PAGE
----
Manipulations and everyday realities were certainly present, urban life for many was a constant process of being worn down and wasted. But at the same time, to circumvent a life of dispossession often means taking the risk to lose everything or to play with practices and ways of making money that embed individuals in relationships that are both volatile and trusted—that build trust, obligations, and reciprocities from the sheer fact that they are not recorded, that they could so easily go wrong at any moment. It is these capacities to produce viable life, never free from proximity to suffering and conflict, through the continuous transformation of relations that do not necessarily settle in clear categories, that are being dismantled and appropriated as standard operating procedures of governance, particularly in the dictatorships of the developers, which characterize more and more urban space.
The city called black city is an enactment of a fleshy concatenation that moves with oscillating extensions and introversions. It may have been cordoned off; it may have cultivated its insularities, but it was always finding ways of reaching into the larger city, the larger world. Rather than any overarching organizational concept, the black city was a multiplicity of itineraries, substances, and transactions. It was not based on integrating diverse ways of doing things but engineering multiple ways in which one thing could lead to another. For example, the ways in which the remnants of old construction—residences, workshops, and sheds that were situated along narrow lanes, dead ends, switchbacks so as to both avoid and accommodate different claims and interests—meet head-on with the vestiges of public parks never used but which bear the name of national heroes whose memory could never be affronted. The ways these meet head-on with the intricate constructions of dwellings whose unfinished upper stories are intertwined across pylons and wires and planks that act as alternative thoroughfares to those at street level. The way these meet head-on with the massive vacancies of parastatal landholdings long intended for every conceivable development project but in the end simply make-up for interminable budget deficits, and where various brokers organize illicit nocturnal markets. Districts were based on repetition, rather than consolidation—nothing stands alone as one store or trade repeats another. Of course there was the possibility of organization: trades, exchanges, ceremonies, and statuses that are reiterated as continuity and memory. Yet these were enacted within and across an infrastructure that allowed information, affect, and Influence to overrun the apparent bounds; a built environment of mutable apertures and enclosures.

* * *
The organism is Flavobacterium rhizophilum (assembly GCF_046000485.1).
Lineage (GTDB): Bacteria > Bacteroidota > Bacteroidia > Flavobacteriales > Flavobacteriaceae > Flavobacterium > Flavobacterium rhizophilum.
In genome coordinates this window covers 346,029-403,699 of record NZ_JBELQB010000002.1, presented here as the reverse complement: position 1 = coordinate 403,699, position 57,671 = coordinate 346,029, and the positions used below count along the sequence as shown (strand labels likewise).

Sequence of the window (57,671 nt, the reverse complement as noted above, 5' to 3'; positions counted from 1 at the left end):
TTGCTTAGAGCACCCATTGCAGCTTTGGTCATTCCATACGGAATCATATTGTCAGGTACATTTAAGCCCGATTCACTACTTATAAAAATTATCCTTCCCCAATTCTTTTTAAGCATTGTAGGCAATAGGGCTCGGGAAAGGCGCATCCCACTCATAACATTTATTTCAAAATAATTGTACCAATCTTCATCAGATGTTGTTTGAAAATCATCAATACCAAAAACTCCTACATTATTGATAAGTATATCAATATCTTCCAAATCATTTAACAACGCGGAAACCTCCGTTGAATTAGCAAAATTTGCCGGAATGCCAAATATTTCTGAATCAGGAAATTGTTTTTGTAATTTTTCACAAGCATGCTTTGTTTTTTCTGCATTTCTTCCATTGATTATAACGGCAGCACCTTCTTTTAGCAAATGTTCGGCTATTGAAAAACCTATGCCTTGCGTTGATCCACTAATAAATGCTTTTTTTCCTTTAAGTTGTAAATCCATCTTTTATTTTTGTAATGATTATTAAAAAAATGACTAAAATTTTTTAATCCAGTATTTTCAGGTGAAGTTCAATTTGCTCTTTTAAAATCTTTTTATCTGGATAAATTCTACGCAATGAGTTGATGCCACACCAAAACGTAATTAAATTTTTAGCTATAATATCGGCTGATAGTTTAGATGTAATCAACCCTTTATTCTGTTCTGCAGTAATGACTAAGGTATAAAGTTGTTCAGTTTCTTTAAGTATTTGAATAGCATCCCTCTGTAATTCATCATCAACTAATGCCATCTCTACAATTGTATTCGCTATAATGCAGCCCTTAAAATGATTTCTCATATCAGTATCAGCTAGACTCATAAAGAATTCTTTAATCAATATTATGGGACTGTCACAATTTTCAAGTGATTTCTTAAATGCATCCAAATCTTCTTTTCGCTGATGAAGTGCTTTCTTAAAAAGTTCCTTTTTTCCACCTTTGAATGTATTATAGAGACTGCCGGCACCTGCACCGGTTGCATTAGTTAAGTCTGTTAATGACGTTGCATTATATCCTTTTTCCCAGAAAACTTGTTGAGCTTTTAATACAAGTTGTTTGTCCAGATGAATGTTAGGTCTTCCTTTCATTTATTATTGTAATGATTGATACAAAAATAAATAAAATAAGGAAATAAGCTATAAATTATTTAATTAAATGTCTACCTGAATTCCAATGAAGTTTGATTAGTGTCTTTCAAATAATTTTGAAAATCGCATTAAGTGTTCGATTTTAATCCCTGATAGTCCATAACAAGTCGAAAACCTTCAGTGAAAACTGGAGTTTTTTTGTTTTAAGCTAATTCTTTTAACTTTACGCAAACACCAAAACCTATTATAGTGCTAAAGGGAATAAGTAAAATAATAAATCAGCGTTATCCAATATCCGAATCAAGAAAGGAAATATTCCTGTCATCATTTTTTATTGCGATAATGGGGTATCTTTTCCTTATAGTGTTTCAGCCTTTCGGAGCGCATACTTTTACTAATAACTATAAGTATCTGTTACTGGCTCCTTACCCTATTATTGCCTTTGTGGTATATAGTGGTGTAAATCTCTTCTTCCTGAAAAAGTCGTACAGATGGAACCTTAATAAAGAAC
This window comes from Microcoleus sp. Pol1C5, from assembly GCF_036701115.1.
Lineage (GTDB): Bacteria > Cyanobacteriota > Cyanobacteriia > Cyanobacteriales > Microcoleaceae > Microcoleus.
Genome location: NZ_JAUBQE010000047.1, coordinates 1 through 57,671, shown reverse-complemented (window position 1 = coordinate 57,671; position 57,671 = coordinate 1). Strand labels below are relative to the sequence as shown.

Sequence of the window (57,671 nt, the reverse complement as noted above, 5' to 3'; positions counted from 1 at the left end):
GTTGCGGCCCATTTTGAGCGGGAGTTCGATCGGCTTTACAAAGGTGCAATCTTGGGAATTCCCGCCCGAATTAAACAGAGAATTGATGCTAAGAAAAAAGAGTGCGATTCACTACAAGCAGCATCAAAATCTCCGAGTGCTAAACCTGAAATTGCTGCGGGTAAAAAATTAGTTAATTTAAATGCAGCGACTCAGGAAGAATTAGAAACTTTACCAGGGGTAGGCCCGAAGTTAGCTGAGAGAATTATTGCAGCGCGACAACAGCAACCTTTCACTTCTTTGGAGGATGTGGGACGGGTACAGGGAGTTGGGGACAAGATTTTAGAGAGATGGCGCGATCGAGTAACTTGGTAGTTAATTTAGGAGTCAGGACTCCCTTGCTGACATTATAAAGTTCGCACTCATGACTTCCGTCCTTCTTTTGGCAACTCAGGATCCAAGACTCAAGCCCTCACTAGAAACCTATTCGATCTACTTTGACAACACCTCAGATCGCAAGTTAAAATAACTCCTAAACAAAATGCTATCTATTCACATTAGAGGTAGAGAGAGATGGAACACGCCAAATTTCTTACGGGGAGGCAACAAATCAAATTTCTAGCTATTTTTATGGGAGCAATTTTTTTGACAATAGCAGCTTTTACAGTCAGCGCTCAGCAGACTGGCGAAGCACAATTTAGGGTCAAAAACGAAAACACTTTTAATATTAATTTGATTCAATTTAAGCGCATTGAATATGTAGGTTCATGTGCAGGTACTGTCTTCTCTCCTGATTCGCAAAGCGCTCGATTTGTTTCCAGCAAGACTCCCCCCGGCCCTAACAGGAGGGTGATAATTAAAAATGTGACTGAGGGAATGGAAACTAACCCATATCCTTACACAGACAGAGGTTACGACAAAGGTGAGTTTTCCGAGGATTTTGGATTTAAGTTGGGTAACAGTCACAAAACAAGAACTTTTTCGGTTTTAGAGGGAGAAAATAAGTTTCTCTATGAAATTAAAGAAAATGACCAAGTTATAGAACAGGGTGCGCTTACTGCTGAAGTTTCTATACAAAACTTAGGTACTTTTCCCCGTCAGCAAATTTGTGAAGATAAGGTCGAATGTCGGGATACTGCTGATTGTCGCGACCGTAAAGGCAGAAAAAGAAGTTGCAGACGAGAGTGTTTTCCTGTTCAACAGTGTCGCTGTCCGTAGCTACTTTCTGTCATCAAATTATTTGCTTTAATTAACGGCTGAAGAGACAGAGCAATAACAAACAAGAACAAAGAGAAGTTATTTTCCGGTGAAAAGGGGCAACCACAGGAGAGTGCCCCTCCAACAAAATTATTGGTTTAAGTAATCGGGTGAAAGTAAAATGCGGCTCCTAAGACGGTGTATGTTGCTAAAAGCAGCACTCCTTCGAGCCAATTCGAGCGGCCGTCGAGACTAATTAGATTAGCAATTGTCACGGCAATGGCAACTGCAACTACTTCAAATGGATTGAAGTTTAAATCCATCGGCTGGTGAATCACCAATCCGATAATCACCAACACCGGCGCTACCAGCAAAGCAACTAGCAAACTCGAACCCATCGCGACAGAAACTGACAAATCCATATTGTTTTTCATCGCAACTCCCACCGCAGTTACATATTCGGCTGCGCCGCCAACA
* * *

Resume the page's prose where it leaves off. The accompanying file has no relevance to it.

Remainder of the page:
In the larger urban arena this body, this fleshy concatenation called the black city is imagined and increasingly governed as ghost. It is considered a spectral effusion of excess—too many bodies, too many things, too many trades, too many intensities, too many demands of what is offered as available—infrastructure, services, rights of ways. It is troublesome in its inability to be read clearly and definitively, yet in being so, it is implicitly required to offer its capacities to repair, to obscure, to assemble, and to improvise. It is required to absorb the failures and inadequacies of the urban system as a series of grand demonstrations and spectacles meant to operate as gravitational fields. The more the failures accumulate the more the temporality of development shifts, is speeded up. And where the denizens of the black city “took their time”, the acceleration that characterizes the response to the conundrum of overaccumulation and dispossession interjects disorienting speed. Residents “fall back” on their properties, their emphasis that “this is mine”, like swords, and are picked off by developers one-at-a-time.